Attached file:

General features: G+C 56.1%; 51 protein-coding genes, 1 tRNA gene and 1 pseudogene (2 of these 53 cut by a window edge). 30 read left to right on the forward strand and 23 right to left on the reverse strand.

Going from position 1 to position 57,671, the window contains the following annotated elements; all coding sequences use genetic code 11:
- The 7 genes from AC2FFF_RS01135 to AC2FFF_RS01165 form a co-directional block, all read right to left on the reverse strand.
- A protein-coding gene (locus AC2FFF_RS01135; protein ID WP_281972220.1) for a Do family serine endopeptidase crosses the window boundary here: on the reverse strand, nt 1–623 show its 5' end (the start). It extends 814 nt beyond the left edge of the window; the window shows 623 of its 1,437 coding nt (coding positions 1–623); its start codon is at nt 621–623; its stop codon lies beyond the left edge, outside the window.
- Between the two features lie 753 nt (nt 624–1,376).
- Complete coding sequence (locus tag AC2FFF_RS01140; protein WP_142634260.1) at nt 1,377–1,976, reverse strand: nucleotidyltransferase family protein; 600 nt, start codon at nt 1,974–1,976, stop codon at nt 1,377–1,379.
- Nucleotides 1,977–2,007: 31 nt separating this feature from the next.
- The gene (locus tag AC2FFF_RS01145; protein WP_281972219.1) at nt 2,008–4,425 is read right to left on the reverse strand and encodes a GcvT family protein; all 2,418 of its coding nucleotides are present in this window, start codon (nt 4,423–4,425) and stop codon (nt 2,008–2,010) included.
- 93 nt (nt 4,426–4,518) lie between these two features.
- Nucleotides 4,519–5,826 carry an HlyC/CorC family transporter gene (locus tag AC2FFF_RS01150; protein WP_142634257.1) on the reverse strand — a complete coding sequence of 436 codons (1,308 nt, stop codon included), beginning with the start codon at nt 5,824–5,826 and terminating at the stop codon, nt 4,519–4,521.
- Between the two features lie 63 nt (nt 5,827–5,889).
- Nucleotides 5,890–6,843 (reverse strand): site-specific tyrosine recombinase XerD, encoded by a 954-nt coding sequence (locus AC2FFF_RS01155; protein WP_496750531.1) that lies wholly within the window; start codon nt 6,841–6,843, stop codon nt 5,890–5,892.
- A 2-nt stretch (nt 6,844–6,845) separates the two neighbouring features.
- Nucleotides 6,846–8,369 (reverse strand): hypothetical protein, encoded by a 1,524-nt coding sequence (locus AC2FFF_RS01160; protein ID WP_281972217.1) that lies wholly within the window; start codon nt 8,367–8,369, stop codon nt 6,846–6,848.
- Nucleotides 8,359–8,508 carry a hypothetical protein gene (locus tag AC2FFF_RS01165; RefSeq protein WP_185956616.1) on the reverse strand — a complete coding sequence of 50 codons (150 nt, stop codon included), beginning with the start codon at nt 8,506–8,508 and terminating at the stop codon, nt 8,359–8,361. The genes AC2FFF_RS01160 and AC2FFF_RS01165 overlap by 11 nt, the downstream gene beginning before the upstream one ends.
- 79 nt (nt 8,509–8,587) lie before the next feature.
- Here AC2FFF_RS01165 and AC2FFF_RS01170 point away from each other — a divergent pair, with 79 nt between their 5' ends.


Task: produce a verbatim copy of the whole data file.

General features: G+C 56.1%; 51 protein-coding genes, 1 tRNA gene and 1 pseudogene (2 of these 53 cut by a window edge). 30 read left to right on the forward strand and 23 right to left on the reverse strand.

Going from position 1 to position 57,671, the window contains the following annotated elements; all coding sequences use genetic code 11:
- The 7 genes from AC2FFF_RS01135 to AC2FFF_RS01165 form a co-directional block, all read right to left on the reverse strand.
- A protein-coding gene (locus AC2FFF_RS01135; protein ID WP_281972220.1) for a Do family serine endopeptidase crosses the window boundary here: on the reverse strand, nt 1–623 show its 5' end (the start). It extends 814 nt beyond the left edge of the window; the window shows 623 of its 1,437 coding nt (coding positions 1–623); its start codon is at nt 621–623; its stop codon lies beyond the left edge, outside the window.
- Between the two features lie 753 nt (nt 624–1,376).
- Complete coding sequence (locus tag AC2FFF_RS01140; protein WP_142634260.1) at nt 1,377–1,976, reverse strand: nucleotidyltransferase family protein; 600 nt, start codon at nt 1,974–1,976, stop codon at nt 1,377–1,379.
- Nucleotides 1,977–2,007: 31 nt separating this feature from the next.
- The gene (locus tag AC2FFF_RS01145; protein WP_281972219.1) at nt 2,008–4,425 is read right to left on the reverse strand and encodes a GcvT family protein; all 2,418 of its coding nucleotides are present in this window, start codon (nt 4,423–4,425) and stop codon (nt 2,008–2,010) included.
- 93 nt (nt 4,426–4,518) lie between these two features.
- Nucleotides 4,519–5,826 carry an HlyC/CorC family transporter gene (locus tag AC2FFF_RS01150; protein WP_142634257.1) on the reverse strand — a complete coding sequence of 436 codons (1,308 nt, stop codon included), beginning with the start codon at nt 5,824–5,826 and terminating at the stop codon, nt 4,519–4,521.
- Between the two features lie 63 nt (nt 5,827–5,889).
- Nucleotides 5,890–6,843 (reverse strand): site-specific tyrosine recombinase XerD, encoded by a 954-nt coding sequence (locus AC2FFF_RS01155; protein WP_496750531.1) that lies wholly within the window; start codon nt 6,841–6,843, stop codon nt 5,890–5,892.
- A 2-nt stretch (nt 6,844–6,845) separates the two neighbouring features.
- Nucleotides 6,846–8,369 (reverse strand): hypothetical protein, encoded by a 1,524-nt coding sequence (locus AC2FFF_RS01160; protein ID WP_281972217.1) that lies wholly within the window; start codon nt 8,367–8,369, stop codon nt 6,846–6,848.
- Nucleotides 8,359–8,508 carry a hypothetical protein gene (locus tag AC2FFF_RS01165; RefSeq protein WP_185956616.1) on the reverse strand — a complete coding sequence of 50 codons (150 nt, stop codon included), beginning with the start codon at nt 8,506–8,508 and terminating at the stop codon, nt 8,359–8,361. The genes AC2FFF_RS01160 and AC2FFF_RS01165 overlap by 11 nt, the downstream gene beginning before the upstream one ends.
- 79 nt (nt 8,509–8,587) lie before the next feature.
- Here AC2FFF_RS01165 and AC2FFF_RS01170 point away from each other — a divergent pair, with 79 nt between their 5' ends.